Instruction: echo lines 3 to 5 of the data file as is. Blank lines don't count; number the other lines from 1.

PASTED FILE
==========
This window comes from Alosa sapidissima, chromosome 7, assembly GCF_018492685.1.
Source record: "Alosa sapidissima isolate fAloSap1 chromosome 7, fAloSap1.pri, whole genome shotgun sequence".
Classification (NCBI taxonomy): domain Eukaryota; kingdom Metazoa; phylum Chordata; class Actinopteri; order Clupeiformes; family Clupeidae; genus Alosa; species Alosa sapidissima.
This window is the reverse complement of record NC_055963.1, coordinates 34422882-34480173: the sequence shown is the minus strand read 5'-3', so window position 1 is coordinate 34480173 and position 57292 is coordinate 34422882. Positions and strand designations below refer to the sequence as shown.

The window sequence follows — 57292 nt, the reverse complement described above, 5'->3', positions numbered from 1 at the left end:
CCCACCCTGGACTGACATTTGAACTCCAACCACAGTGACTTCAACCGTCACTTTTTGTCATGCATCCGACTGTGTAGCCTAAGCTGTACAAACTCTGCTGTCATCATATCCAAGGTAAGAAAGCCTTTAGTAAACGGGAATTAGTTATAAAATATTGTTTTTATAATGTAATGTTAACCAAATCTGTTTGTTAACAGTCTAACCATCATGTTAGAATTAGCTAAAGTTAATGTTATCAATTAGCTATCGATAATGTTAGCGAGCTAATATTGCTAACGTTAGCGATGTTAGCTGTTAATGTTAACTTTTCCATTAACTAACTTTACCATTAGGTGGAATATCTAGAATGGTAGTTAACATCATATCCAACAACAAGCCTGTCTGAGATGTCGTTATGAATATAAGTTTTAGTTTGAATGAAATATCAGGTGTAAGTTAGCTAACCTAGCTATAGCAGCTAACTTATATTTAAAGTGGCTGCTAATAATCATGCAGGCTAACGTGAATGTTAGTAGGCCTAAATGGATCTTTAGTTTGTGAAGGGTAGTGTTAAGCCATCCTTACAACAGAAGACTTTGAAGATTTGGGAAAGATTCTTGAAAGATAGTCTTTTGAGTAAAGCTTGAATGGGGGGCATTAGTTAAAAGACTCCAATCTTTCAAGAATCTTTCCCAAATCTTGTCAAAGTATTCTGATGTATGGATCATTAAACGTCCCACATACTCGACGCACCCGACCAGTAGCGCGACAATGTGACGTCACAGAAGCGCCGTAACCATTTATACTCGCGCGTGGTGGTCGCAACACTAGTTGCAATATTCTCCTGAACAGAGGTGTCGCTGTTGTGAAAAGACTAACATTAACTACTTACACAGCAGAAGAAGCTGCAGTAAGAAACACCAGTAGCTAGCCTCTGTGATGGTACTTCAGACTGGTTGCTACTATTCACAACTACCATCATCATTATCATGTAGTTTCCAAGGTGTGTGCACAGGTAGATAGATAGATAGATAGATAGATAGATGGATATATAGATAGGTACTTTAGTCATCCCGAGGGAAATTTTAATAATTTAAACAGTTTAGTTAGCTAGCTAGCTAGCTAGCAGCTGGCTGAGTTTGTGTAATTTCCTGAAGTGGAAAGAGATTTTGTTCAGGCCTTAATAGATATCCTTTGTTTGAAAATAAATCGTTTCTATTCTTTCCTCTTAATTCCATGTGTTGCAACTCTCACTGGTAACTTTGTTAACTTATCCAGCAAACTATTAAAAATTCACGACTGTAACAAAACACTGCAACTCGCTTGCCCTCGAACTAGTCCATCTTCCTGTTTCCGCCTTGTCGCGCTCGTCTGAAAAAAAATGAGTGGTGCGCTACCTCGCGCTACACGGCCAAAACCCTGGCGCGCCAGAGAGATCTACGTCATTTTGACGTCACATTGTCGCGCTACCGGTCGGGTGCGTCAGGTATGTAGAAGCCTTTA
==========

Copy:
Classification (NCBI taxonomy): domain Eukaryota; kingdom Metazoa; phylum Chordata; class Actinopteri; order Clupeiformes; family Clupeidae; genus Alosa; species Alosa sapidissima.
This window is the reverse complement of record NC_055963.1, coordinates 34422882-34480173: the sequence shown is the minus strand read 5'-3', so window position 1 is coordinate 34480173 and position 57292 is coordinate 34422882. Positions and strand designations below refer to the sequence as shown.

The window sequence follows — 57292 nt, the reverse complement described above, 5'->3', positions numbered from 1 at the left end: